FRANKENMUTH, MI -- The 15th annual Great Lakes Regional Dairy Conference, Feb. 2-4 at the Bavarian Inn and Conference Center in Frankenmuth, Michigan, will focus on the latest in milk quality, hoof care, antimicrobial drug use, consumer transparency and market outlooks to help dairy producers remain successful today and into the future.
New this year, the United Dairy Industry of Michigan (UDIM) will provide an overview of dairy promotion activities. This program will take place before the conference on Wednesday at 6 p.m. and is open to those attending the conference as well as the general public. The informal dinner meeting will provide an opportunity to share how the UDIM staff works on behalf of farmers to promote dairy across the state and will give farmers a chance to ask questions about programs. There is no cost to attend.
The day kicks off Thursday with a preconference session in which Michigan producers, managers and employees will discuss progress and pitfalls of antimicrobial drug use in Michigan herds, gained from a study funded by the U.S. Department of Agriculture.
Next, producers will hear from Thomas Bailey, vice president dairy analyst with Rabobank Food and Agribusiness Research and Advisory dairy team as he shares his insights into where the global dairy industry is headed. Bailey will give producers a chance to discuss what these changes mean to their bottom line.
Following the global discussion, the conference will shift its focus and hear from Charlie Arnot with the Center for Food Integrity and Chad Frahm with the Innovation Center for U.S. Dairy as they help producers understand consumer demands and explore what is needed to build trust with consumers and processors to ensure a transparent food supply. Producers will have the opportunity to talk with these experts about the challenges they face and what can be done to reduce confusion and find a common ground for all.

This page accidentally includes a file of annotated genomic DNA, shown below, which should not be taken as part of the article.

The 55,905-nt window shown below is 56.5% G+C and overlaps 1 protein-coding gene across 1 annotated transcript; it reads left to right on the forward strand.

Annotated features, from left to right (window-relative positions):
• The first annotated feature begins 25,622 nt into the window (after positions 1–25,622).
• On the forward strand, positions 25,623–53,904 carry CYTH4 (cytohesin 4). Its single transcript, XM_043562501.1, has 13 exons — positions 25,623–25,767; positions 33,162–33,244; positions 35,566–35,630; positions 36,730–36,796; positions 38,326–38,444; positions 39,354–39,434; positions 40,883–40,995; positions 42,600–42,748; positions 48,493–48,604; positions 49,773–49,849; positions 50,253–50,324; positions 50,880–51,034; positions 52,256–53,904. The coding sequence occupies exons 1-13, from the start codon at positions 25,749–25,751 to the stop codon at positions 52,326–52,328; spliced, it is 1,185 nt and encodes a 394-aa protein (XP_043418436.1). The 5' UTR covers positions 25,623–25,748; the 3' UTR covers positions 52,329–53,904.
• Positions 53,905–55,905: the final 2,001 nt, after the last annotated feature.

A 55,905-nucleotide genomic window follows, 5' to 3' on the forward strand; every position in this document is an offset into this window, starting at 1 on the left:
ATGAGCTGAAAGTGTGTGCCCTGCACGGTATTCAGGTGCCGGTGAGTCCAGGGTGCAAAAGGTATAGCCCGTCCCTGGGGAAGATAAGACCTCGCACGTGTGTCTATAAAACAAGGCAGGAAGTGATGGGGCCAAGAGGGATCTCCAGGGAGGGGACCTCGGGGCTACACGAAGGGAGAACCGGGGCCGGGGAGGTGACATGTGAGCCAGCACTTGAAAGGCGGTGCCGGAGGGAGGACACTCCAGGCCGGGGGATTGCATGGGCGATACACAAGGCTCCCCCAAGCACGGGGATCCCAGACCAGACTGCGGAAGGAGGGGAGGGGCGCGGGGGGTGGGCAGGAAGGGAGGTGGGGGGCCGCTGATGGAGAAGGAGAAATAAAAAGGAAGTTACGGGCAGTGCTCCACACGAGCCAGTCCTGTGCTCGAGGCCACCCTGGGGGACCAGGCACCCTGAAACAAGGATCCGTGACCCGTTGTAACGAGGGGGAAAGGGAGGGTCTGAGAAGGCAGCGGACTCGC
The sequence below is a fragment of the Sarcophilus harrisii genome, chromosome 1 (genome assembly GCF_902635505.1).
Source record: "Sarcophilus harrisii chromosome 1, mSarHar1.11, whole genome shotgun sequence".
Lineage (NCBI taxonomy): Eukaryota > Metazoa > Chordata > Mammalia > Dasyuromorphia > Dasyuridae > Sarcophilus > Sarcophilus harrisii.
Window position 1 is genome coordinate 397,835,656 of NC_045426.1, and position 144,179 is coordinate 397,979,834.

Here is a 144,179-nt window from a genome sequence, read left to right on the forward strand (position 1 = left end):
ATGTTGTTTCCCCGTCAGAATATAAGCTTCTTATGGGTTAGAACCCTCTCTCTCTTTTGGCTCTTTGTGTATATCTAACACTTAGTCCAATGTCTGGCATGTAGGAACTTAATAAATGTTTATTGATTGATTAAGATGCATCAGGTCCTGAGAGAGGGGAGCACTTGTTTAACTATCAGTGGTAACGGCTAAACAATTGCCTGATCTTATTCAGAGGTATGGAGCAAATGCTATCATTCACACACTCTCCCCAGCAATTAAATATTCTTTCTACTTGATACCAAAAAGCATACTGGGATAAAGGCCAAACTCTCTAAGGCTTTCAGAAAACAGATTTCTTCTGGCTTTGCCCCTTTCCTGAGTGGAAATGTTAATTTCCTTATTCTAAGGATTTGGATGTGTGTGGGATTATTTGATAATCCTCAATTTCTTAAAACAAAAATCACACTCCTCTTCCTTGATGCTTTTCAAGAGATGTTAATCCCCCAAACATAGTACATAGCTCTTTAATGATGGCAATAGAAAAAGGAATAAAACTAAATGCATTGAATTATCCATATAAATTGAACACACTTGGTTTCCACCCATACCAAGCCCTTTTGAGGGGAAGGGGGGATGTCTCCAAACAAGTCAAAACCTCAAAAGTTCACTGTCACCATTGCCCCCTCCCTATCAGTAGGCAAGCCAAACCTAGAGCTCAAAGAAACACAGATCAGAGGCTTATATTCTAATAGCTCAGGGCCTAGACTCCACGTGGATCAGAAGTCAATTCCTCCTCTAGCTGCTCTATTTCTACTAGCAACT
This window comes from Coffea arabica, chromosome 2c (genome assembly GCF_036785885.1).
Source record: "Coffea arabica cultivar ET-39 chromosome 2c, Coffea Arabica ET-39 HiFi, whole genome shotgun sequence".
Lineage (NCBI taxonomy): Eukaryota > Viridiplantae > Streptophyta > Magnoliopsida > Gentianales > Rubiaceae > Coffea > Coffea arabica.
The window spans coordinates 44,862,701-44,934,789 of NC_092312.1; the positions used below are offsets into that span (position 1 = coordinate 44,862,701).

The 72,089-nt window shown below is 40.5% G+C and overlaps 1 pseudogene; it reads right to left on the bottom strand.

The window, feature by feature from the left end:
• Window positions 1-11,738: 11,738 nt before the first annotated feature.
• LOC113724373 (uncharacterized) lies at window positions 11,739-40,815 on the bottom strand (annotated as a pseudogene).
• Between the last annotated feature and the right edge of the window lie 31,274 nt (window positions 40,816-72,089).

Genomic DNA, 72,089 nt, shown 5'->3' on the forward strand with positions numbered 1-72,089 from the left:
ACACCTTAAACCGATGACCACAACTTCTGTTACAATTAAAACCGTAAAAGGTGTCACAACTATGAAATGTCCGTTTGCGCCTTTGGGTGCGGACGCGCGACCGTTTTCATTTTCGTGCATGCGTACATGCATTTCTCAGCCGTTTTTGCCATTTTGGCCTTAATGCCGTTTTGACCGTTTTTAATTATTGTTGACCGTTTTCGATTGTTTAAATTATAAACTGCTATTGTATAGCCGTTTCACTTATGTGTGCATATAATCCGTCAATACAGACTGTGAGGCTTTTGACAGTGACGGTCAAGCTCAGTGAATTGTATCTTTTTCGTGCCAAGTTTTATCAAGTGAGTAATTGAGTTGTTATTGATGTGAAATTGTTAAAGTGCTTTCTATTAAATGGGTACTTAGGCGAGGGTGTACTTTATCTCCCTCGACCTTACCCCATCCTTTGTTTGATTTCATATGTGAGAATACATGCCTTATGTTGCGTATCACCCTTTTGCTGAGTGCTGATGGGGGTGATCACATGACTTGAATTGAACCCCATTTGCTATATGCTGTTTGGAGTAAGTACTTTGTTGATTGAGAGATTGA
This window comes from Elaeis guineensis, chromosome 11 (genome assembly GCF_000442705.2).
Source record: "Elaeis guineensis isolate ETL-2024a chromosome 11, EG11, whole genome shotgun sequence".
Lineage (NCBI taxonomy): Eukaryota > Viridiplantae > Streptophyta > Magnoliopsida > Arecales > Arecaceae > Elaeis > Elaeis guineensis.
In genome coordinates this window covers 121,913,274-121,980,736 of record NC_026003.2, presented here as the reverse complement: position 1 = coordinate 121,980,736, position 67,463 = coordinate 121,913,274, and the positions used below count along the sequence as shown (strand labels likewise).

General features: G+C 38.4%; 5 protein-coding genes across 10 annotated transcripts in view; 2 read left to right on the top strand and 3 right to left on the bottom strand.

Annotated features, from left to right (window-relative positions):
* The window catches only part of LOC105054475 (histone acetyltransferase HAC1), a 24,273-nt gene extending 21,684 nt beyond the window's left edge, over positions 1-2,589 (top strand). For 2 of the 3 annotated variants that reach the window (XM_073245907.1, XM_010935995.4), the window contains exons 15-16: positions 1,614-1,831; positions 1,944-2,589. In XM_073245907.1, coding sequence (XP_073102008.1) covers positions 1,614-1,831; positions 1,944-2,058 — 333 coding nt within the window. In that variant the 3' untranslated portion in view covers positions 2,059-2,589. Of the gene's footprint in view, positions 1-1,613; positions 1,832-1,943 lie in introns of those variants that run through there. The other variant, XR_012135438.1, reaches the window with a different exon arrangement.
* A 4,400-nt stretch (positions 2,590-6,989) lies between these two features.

The afternoon will wrap up with a detailed look at dairying Down Under with James Mann of Donovan’s Dairy, a 2,000-cow dairy that is on a partial mixed ration and pasture system. He will also discuss how it uses the latest technology, including genomic testing, to manage the herd and then showcase the opportunities and challenges of dairying in Australia. He will discuss Australia’s perspective on the global dairy industry and share his experiences in promoting dairy through the Dairy Australia Board.
The Exhibitor Showcase, Dairy Challenge Presentation, Great Lakes Commercial Heifer Extravaganza XII Sale and an entertaining night of Loos Tales with comedian Trent Loos round out the evening. Loos will share stories from his world travels about the amazing people that are making a difference in so many fields in countless ways. Whether you prefer a pen and paper or a podcast, your story can change a life, and Trent will show you how. He will encourage participants to let their heartfelt passions help them define a meaningful purpose in their lives today.
Individual (adult), student and farm registration options are available. Attendees who register by Jan. 20 will save up to $25 per day. Online registration closes Jan. 29 at midnight. On-site registrations are subject to availability.
Visit www.glrdc.msu.edu to get the complete conference schedule or to register online. Participants can also register by phone by calling 517-884-7089.